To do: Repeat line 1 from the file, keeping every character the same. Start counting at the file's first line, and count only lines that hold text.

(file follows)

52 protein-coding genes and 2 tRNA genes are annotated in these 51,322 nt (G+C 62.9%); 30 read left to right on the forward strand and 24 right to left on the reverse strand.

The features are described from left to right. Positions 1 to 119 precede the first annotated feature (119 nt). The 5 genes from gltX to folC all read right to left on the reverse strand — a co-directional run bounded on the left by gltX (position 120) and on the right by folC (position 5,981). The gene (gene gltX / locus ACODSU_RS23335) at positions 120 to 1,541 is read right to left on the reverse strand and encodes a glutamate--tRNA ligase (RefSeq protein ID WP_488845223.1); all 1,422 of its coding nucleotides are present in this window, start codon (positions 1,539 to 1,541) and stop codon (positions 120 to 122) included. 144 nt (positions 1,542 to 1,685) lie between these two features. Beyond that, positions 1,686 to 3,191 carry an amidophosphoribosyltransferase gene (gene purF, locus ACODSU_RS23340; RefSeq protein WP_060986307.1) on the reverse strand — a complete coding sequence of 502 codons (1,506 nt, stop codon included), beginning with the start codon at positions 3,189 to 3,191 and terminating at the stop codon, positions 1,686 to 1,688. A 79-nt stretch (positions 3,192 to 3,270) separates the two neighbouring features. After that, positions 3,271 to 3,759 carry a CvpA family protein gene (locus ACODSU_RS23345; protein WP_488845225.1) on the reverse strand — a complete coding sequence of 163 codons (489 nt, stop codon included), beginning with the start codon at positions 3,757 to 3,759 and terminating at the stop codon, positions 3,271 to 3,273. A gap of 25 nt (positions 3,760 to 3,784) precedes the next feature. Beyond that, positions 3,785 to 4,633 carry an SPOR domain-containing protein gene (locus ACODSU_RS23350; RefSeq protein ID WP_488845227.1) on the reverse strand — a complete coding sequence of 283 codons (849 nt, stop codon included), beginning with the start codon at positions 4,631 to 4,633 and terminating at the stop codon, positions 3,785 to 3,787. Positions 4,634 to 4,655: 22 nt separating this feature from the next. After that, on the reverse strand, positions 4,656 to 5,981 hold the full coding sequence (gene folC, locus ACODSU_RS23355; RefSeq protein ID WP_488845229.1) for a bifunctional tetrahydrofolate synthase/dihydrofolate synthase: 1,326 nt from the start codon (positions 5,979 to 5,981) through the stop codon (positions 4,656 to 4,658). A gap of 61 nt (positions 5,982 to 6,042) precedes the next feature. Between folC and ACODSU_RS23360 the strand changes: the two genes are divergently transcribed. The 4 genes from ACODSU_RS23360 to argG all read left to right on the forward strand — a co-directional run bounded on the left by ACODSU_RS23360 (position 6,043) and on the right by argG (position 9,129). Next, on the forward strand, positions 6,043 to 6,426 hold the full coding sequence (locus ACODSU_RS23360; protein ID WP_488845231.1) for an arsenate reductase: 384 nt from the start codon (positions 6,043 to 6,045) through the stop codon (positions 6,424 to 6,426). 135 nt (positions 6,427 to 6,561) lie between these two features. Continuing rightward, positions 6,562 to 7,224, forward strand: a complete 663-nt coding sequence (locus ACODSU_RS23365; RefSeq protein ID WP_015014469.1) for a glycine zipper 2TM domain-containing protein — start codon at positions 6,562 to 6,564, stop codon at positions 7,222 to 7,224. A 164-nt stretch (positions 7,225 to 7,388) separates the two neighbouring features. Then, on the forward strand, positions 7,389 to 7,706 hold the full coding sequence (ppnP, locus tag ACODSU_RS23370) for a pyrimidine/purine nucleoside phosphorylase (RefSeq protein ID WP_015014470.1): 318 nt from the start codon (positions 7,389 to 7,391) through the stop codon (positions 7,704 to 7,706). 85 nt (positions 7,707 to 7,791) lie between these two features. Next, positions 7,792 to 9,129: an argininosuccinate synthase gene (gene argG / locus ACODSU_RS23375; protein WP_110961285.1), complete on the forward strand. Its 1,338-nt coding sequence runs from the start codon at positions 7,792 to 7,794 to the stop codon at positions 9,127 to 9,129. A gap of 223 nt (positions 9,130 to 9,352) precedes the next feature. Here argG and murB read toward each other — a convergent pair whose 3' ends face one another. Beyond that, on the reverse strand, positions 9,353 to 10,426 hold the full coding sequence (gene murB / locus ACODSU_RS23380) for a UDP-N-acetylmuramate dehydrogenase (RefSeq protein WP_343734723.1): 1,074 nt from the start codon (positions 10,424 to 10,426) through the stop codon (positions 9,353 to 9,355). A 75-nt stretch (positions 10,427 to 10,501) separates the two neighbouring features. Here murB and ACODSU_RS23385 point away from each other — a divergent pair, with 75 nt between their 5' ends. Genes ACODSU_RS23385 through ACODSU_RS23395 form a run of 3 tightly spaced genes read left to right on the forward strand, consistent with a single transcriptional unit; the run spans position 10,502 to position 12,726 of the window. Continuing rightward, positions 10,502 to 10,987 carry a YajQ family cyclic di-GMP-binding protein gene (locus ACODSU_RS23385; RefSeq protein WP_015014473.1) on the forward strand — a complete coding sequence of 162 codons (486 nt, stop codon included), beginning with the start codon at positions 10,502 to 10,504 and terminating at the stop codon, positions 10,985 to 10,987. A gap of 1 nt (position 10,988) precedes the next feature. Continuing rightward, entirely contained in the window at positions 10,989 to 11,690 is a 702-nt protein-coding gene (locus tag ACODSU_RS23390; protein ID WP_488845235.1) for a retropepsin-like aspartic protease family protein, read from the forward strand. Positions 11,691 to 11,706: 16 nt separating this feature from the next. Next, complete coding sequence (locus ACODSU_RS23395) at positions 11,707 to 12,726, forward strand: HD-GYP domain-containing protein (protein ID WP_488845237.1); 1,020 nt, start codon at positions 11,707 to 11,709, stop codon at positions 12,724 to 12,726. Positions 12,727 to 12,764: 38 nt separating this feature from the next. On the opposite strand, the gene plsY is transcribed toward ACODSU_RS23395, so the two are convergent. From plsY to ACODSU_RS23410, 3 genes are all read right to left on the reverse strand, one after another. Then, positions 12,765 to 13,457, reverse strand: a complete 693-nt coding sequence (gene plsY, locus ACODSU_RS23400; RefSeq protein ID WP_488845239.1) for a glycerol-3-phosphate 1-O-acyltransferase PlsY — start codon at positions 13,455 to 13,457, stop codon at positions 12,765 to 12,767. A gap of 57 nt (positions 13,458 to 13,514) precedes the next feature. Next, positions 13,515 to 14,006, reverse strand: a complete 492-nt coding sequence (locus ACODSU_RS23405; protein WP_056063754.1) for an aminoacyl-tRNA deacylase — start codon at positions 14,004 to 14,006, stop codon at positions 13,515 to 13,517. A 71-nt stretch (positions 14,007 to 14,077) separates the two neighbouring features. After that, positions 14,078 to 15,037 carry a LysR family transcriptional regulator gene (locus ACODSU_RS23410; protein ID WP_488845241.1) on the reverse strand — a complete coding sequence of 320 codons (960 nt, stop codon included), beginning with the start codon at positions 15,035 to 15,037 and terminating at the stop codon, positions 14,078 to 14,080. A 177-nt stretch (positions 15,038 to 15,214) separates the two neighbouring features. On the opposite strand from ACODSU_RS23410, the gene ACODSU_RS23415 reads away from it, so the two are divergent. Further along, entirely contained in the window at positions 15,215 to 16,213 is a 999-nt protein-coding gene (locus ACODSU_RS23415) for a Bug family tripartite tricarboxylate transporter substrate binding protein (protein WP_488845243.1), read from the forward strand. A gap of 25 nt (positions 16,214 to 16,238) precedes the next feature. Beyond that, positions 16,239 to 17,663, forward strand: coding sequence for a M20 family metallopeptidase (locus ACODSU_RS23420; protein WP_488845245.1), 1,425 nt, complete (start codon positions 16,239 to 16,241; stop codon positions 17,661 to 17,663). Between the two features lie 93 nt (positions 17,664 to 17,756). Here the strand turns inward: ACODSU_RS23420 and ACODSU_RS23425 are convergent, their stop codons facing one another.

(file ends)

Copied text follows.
52 protein-coding genes and 2 tRNA genes are annotated in these 51,322 nt (G+C 62.9%); 30 read left to right on the forward strand and 24 right to left on the reverse strand.